IT SEEMS that in his quest for a well-rounded education Carlo Rotella has not taken any classes in engineering or technical fields (“Humanities: The practical degree,” Op-Ed, June 21). Perhaps if he did, he would see that there is more than one way to be educated. In a humanities course, the student previews a subject, picks a thesis, then sets about proving it.
Engineers are taught to look at problems a different way. They start with a problem statement, conduct research, then brainstorm several possible solutions. The best solution to an engineering problem is not known until the end of the process.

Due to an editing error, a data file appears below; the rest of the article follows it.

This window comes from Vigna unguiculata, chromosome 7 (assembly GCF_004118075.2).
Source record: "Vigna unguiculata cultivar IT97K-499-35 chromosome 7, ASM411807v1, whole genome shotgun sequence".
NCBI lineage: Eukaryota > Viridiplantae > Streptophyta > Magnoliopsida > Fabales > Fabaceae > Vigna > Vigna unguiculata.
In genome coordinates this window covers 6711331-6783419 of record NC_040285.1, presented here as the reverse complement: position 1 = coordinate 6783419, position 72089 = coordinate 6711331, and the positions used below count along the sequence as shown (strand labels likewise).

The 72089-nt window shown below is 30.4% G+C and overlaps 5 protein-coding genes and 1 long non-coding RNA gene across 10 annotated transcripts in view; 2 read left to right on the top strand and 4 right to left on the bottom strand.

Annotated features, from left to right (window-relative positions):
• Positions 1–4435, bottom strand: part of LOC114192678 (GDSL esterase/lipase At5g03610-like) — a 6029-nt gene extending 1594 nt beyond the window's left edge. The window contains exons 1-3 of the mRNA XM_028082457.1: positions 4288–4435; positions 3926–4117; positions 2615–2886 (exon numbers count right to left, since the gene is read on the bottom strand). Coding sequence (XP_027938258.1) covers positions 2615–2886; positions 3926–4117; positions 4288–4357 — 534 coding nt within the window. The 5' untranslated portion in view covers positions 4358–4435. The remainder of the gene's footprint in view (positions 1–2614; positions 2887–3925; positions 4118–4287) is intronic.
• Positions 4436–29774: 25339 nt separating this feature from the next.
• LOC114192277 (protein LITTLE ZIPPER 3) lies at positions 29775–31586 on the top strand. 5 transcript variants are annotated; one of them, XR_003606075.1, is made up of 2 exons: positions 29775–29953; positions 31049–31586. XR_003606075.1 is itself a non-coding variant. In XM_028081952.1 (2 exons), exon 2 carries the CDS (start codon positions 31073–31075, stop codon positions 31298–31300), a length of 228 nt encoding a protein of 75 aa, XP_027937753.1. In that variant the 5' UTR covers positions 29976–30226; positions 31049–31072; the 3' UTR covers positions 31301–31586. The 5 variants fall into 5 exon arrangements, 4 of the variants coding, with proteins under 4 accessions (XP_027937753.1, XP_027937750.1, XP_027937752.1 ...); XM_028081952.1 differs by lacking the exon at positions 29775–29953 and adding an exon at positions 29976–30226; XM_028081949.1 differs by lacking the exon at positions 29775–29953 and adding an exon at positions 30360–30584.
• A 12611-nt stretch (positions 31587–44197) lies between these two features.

In my professional career I studied engineering, worked in the field for 10 years, and now have the privilege of teaching engineering classes at the high school level in the Belmont Public Schools. For myself and many students, this is how to access creativity and expression. It is not simply job training, but may well lead to a high paying job that values both creativity and technical skills.